On April 7, 1966 defendant, represented by counsel from the Public Defender's Office, appeared before the Honorable Donald F. Daughton, Judge of the Superior Court of Maricopa County, and stood mute upon arraignment. The Court entered a plea of not guilty on behalf of the defendant and set the matter for trial on April 26, 1966. The record shows that the defendant did not waive the sixty day period.
Defendant argues that he was denied a speedy trial since he was not brought to trial within sixty days after the filing of the information, nor did it appear that this failure was because of good cause shown by affidavit, or by reason of the defendant's *367 consent or by his action, according to the exceptions provided by Rule 236. On the oral argument before this Court, it was stipulated by both counsel that at the hearing on the motion to dismiss, on April 6, 1966 the Court Administrator for Maricopa County, testified that his office neglected and failed to place defendant's name on the arraignment calendar on February 4, 1966 or thereafter, as ordered by the Court on February 2, 1966.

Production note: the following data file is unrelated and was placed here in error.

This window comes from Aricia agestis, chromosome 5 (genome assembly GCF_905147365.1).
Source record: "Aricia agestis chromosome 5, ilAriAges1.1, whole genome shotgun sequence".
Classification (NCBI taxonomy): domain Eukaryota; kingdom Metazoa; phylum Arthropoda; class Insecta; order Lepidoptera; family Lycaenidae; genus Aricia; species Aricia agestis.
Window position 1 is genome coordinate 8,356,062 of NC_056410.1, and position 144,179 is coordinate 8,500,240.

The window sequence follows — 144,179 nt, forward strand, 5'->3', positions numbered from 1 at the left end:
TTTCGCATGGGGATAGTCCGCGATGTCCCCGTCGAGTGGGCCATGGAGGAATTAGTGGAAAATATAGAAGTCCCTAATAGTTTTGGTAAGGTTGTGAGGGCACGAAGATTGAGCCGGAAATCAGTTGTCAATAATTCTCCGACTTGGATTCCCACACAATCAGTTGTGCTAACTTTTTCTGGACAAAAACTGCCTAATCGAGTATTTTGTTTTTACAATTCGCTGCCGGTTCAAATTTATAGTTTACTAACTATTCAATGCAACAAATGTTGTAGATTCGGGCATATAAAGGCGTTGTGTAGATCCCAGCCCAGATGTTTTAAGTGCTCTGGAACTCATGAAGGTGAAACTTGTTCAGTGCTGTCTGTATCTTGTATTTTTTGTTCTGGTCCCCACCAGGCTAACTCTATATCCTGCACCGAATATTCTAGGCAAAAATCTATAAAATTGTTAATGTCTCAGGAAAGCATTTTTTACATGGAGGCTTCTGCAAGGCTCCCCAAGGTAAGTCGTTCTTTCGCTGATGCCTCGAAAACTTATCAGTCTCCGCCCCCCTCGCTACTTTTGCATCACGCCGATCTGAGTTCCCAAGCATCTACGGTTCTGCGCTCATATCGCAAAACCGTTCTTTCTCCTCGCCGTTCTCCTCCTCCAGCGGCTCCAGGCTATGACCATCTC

Counsel for respondents does not base his opposition to defendant's claim for relief on the question of good cause for delay or consent by the defendant but rather urges that the delay falls within the third exception to the rule, viz., action by the defendant causing the delay. His rationale is that when the representative of the Public Defender's Office, who had been appointed to represent defendant on February 2nd, the original date set for his arraignment, asked for a two day delay, this was "an action by the defendant" which caused the subsequent delay in bringing the defendant for arraignment and trial beyond the sixty day period from the filing of the information.